Saturday, 23 July 2011

"I feel like they're telling God what to do."

In my last post, I repeated the explanation of Indulgences I gave to a friend of mine, who'd never heard of them. In this post, we'll look at some of the objections I've heard to them, and examine the basis for the Church's teaching on Indulgences.

Talking to another young Catholic a while ago, she said that she didn't believe in Indulgences because she felt like they were a way of "telling what God what to do" i.e. that He must remit the temporal punishment due to our sins. Certainly, I can see where she's coming from, but on closer inspection, it doesn't make much sense. Think about it - from this point of view, aren't the Sacraments also a way of telling God what to do? The priest says certain words and does certain actions, and therefore God baptises us, forgives our sins, seals us with the gift of the Holy Spirit, and allows us to consume His Body under the appearance of bread. How is this less shocking than Indulgences? Obviously, this isn't a good way of understanding the Sacraments, and neither is it a good way of understanding Indulgences.

Rather, like the Sacraments, Indulgences are ways that God communicates His superabundant love (grace) to us in this life. In the Sacraments, we receive a share of His divine life. In Indulgences, we receive a share of His merits. Again, even the word 'merit' can raise an objection from other Christians, who sometimes think we're saying that if you can earn enough 'Jesus points', you get to Heaven (this is the heresy of Pelagianism, against which the Church fought strenuously). So what do we mean by 'merit'? Our belief in the Treasury of Merit, and therefore Indulgences, has its basis in Our Lord's own words - "Do not lay up for yourselves treasures on earth, where moth and rust consume and where thieves break in and steal, but lay up for yourselves treasures in heaven, where neither moth nor rust consumes and where thieves do not break in and steal." [Mt 6:19-21]

In the previous paragraphs, Our Lord has told His disciples not to imitate the hypocrites, who fast and pray and give alms in public so that people will praise them, but rather to do them so as to please God, and God will reward them. It's very clear then, that such things as penances, prayer, and charity are 'worth something' in God's eyes, are in fact a "treasure" which is stored in heaven for us.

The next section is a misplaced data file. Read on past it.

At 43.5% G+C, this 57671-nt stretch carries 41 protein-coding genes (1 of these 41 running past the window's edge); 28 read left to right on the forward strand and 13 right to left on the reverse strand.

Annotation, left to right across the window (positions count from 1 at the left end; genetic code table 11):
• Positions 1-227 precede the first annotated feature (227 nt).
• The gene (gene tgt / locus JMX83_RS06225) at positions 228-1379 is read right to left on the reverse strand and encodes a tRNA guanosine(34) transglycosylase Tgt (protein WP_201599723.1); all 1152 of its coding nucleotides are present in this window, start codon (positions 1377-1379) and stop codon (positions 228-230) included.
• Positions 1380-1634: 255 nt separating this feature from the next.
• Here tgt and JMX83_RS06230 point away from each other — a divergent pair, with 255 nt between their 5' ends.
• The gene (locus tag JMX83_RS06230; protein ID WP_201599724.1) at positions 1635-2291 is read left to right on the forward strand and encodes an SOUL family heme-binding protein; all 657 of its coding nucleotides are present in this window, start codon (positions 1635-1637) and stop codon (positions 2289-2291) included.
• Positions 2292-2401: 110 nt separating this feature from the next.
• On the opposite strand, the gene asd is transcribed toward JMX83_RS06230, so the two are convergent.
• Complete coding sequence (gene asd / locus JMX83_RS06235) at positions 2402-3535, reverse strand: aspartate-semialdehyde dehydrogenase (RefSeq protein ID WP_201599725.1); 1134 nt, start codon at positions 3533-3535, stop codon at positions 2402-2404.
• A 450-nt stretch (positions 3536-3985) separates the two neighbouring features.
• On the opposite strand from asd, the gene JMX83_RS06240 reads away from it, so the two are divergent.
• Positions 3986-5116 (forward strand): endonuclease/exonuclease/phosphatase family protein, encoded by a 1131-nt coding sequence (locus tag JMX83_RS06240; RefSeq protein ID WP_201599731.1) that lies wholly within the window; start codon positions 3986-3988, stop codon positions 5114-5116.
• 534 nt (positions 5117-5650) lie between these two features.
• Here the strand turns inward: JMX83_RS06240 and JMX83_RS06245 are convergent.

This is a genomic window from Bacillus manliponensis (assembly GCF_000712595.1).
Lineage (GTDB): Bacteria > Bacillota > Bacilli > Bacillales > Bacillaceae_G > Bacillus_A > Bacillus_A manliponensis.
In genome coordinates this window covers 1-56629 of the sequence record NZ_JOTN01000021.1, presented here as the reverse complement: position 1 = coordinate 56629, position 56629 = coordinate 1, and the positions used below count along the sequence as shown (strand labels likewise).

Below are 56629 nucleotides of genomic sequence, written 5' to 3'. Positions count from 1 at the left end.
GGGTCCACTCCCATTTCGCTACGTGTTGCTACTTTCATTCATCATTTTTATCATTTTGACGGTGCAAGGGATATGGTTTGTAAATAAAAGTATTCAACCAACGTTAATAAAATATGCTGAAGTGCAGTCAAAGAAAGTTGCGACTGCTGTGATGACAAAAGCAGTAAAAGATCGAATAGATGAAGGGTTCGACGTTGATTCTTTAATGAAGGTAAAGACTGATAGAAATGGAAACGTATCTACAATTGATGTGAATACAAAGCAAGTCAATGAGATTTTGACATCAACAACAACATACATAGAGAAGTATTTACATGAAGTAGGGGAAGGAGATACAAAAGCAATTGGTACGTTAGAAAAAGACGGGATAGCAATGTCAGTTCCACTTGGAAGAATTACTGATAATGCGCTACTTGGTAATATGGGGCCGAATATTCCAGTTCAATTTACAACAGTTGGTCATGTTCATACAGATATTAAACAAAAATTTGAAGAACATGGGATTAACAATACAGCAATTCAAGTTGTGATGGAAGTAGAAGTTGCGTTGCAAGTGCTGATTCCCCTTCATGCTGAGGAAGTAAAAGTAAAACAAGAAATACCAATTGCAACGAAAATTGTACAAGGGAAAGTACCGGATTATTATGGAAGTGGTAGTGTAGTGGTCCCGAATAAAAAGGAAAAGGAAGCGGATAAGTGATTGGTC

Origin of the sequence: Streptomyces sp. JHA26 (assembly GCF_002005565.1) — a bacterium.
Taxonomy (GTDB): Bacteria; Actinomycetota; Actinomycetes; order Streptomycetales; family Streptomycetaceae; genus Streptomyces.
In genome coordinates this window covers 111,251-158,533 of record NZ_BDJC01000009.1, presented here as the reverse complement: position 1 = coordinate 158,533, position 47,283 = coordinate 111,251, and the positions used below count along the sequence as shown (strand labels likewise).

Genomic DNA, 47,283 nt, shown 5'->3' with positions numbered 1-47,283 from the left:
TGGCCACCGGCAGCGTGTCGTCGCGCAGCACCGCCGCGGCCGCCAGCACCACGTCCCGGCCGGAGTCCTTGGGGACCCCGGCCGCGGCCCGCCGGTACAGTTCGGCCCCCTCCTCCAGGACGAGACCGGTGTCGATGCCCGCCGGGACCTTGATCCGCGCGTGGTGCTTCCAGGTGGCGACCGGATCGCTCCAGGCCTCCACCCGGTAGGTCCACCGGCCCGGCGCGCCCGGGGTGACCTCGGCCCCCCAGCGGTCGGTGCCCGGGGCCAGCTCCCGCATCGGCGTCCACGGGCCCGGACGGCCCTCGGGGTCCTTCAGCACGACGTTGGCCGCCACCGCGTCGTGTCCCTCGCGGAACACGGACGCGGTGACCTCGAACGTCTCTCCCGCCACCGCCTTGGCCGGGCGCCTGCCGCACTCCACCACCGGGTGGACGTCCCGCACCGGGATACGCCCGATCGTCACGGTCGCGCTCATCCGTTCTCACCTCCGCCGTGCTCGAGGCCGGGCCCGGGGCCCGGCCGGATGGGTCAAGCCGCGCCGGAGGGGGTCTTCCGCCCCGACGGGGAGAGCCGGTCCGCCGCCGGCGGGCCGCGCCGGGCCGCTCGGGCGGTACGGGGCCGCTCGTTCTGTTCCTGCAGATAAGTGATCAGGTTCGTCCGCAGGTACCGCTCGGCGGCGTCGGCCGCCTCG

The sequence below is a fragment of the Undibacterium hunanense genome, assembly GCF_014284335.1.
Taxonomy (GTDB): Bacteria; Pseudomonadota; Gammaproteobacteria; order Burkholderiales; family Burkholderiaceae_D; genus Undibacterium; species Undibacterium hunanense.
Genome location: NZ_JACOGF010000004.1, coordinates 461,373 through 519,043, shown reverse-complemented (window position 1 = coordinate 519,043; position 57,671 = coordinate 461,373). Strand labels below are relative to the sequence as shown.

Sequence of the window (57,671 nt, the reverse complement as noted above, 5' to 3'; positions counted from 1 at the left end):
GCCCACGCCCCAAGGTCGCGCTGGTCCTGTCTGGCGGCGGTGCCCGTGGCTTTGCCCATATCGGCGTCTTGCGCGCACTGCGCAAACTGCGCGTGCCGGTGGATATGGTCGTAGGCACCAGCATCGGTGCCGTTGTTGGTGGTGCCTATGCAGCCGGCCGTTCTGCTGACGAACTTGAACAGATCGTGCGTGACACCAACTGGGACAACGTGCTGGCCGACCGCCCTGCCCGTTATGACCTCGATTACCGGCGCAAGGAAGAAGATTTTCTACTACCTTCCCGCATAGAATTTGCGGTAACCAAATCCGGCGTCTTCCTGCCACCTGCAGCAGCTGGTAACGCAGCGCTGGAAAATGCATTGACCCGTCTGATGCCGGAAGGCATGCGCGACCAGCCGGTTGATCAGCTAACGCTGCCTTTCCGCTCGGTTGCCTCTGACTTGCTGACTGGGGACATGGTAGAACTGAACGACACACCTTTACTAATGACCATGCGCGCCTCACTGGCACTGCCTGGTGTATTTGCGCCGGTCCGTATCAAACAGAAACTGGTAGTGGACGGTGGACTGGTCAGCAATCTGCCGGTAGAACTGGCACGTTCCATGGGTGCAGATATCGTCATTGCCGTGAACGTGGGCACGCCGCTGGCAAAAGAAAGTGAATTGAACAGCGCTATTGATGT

Of greatest value, indeed of infinite value, are the absolutely perfect treasures stored up by Jesus Himself - who ever fasted, prayed or did charity more perfectly, or was more pleasing to God the Father in this life? St. Paul writes of the Lord that because He "became obedient unto death, even death on a cross, therefore God has highly exalted him." [Phil 2:8-9] On this verse, St. Thomas Aquinas comments, "Therefore by obeying He merited His exaltation and thus He merited something for Himself." [ST III, Q 19.4]

Yet, because God's love isn't just 'enough' but 'super-abundant', this treasury of His is added to by the spiritual treasures of Our Lady, next in perfection to Him, and of the saints, all of whom have been perfected by being conformed to His nature. The face that "all those who have followed in the footsteps of Christ the Lord and by his grace have made their lives holy" [CCC 1477] avoids any critical nonsense about the Catholic Church exalting the saints to the same level as God - they're only perfect because they've been perfected by Him, whereas He is, of His very nature, perfect.

All this is well and good. Store up treasure in Heaven by praying, doing penances, and acts of charity which are pleasing to God - check. But what do Christ, and Mary, and the saints do with it all? Is it for their pleasure only? Can they even share His merits with us on Earth (or souls in Purgatory, for that matter)? Our answer to this will depend a lot on what our vision of Heaven is like. In my opinion, too many Christians imagine Heaven as place of inert bliss, with souls floating about, not doing much. This isn't how Our Lord describes it, and in a well known parable, He gives us a clue about the truth of life in Heaven.

In the famous Parable of the Talents [cf. Mt 25:14-30], Our Lord describes a man going abroad, and entrusting his own property to his servants. As we know, the one who was given 5 talents made another 5, the one with 2 doubled his as well, and the servant with 1 hid his in the ground. Do you remember what the master says to the two servants who invested wisely? "Well done, good and faithful servant. You have shown you are faithful [or trustworthy] in small things; I will trust you with greater; come and join in your master's happiness." [emphasis mine].

When recalling the Master's words, too many of us leave out the part I've emphasised here. Another translation reads "...I will place you over many [things]", indicating a position of authority and responsibility. This certainly runs counter to what "[sharing] in your master's happiness" conjures up for many people.

It seems that the Master's good and faithfuul servants have things to do in Heaven. Might not their investments then be shared out with other servants in the household? According to our belief in the Communion of Saints, ably laid about by St Paul in his analogy of the body, they can. In clarifying the theology of Indulgences, Clement VII in the bull 'Unigenitas' used imagery from this parable, saying that Christ did not "hide His treasure in a napkin" as did the unwise servant, but laid up an "inestimable treasure for mankind".The merits of Christ, the good Master and the faithful Servant, and those of His saints, are able to be distributed to us by the power of the keys which He gave to Peter, and of binding and loosing, given to the Apostles. No limit is set on this authority, because it is Christ's own, shared with His Body, the Church.